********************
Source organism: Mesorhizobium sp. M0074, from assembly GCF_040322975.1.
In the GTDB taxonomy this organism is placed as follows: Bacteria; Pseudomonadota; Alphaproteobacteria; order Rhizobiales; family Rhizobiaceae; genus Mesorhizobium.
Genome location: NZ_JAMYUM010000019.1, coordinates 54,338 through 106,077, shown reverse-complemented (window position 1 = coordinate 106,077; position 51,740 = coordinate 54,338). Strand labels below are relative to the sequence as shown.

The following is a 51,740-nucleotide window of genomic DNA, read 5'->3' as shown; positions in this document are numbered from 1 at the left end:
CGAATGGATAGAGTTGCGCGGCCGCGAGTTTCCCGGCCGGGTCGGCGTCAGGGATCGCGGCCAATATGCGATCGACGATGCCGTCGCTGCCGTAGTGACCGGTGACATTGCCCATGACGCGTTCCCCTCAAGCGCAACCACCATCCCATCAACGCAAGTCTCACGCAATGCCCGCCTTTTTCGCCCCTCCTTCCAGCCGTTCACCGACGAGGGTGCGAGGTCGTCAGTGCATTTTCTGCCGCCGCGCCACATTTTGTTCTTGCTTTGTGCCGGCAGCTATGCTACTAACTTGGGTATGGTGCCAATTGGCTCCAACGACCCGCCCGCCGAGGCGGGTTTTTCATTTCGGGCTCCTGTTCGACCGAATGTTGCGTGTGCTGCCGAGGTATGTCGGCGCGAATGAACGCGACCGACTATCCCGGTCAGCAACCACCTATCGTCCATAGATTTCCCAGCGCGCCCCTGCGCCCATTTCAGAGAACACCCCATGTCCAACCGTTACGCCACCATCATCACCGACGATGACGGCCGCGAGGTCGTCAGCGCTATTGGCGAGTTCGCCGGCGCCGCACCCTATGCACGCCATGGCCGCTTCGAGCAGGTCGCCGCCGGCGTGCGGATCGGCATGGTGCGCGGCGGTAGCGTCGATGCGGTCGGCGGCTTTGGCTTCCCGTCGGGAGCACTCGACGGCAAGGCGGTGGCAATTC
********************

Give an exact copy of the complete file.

Source organism: Mesorhizobium sp. M0074, from assembly GCF_040322975.1.
In the GTDB taxonomy this organism is placed as follows: Bacteria; Pseudomonadota; Alphaproteobacteria; order Rhizobiales; family Rhizobiaceae; genus Mesorhizobium.
Genome location: NZ_JAMYUM010000019.1, coordinates 54,338 through 106,077, shown reverse-complemented (window position 1 = coordinate 106,077; position 51,740 = coordinate 54,338). Strand labels below are relative to the sequence as shown.

The following is a 51,740-nucleotide window of genomic DNA, read 5'->3' as shown; positions in this document are numbered from 1 at the left end:
CGAATGGATAGAGTTGCGCGGCCGCGAGTTTCCCGGCCGGGTCGGCGTCAGGGATCGCGGCCAATATGCGATCGACGATGCCGTCGCTGCCGTAGTGACCGGTGACATTGCCCATGACGCGTTCCCCTCAAGCGCAACCACCATCCCATCAACGCAAGTCTCACGCAATGCCCGCCTTTTTCGCCCCTCCTTCCAGCCGTTCACCGACGAGGGTGCGAGGTCGTCAGTGCATTTTCTGCCGCCGCGCCACATTTTGTTCTTGCTTTGTGCCGGCAGCTATGCTACTAACTTGGGTATGGTGCCAATTGGCTCCAACGACCCGCCCGCCGAGGCGGGTTTTTCATTTCGGGCTCCTGTTCGACCGAATGTTGCGTGTGCTGCCGAGGTATGTCGGCGCGAATGAACGCGACCGACTATCCCGGTCAGCAACCACCTATCGTCCATAGATTTCCCAGCGCGCCCCTGCGCCCATTTCAGAGAACACCCCATGTCCAACCGTTACGCCACCATCATCACCGACGATGACGGCCGCGAGGTCGTCAGCGCTATTGGCGAGTTCGCCGGCGCCGCACCCTATGCACGCCATGGCCGCTTCGAGCAGGTCGCCGCCGGCGTGCGGATCGGCATGGTGCGCGGCGGTAGCGTCGATGCGGTCGGCGGCTTTGGCTTCCCGTCGGGAGCACTCGACGGCAAGGCGGTGGCAATTC